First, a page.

Fire Explorers program ignites student passion

Sophomore Justin Malik has gotten a head start on his future career through a program with the local fire department.

Courtesy of Justin Malik

Sophomore Justin Malik has gotten a head start on his future career through a program with the local fire department.

Savannah Whitmer, Lead Reporter

Experiencing a fire is something very few people want to do. But for sophomore Justin Malik, firefighting is a way of serving the community.

“I’m 16, and I’ve just been doing it this year,” Justin said. “My brother is a firefighter for Lucas, so I used to go up to the Lucas Fire Station and look around. It looked interesting, I think it’s a good field to be in, helping people. And then I heard about this program in Wylie, so I just went there.”

Malik is a part of a program in Wylie called the Fire Explorers, made up of students that get hands-on experience in fire rescue. They are trained in fire suppression, equipment use, emergency safety, first aid, and CPR.

“Explorers are kiddos from 14 to 20 who come and learn about fire,” Wylie Fire Captain Ray Jackson said. “They pursue the idea of becoming firefighters for the community, and see if they like it.”

Being an Explorer provides a unique opportunity to prepare for a career, much like an internship.

“You get more knowledge and life skills with being a part of a rewarding and enjoyable career,” Lucas firefighter Matthew Malik said. “You can help people on their worst days.”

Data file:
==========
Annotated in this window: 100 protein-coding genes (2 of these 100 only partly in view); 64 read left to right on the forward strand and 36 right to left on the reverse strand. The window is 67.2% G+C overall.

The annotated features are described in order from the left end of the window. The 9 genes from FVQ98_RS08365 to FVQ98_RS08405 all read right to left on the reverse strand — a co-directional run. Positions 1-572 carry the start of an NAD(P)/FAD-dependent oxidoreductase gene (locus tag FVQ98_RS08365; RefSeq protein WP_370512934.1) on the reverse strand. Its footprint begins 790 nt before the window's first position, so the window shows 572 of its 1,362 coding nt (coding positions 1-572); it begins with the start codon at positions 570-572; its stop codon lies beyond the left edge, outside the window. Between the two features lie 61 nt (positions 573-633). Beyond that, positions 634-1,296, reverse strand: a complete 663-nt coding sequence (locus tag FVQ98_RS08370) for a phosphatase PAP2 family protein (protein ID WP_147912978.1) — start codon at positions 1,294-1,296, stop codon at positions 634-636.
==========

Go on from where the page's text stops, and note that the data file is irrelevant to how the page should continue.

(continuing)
Justin is able to ride along on emergency calls and assist firefighters on the weekends, with some restrictions.

“I do a lot of the same work that a regular fire-fighter would, the only big difference is that I’m a volunteer, instead of being paid,” Justin said. “I would go to a call, and I can’t really do medical calls, because I’m not certified yet for medical calls, so I would go to like, a house fire, a structure fire, and just usually fill up air bottles for a CBA, and then I would unroll the hose, hook it up to the hydrants, and then sometimes I would get the hose on the fire and put out the fire.”

Although Explorers under 18 are not permitted to go into fires, Justin is already familiar with burning buildings.

“During training, you can’t see anything because of all the smoke, then there’s fire everywhere around you, and that’s kind of scary because you get boxed in,” Malik said. “It’s also super hot inside the suit. It can get up to 500 degrees with all the protection, and with the fire around you. And it’s heavy. Gear weighs 60 to 80 pounds, depending on what gear you have.”

Justin intends to use the skills he is currently learning as an Explorer to become a firefighter in the future.

“I’m doing it now just for the experience,” Justin said.  “It’s what I plan on doing for the rest of my life.”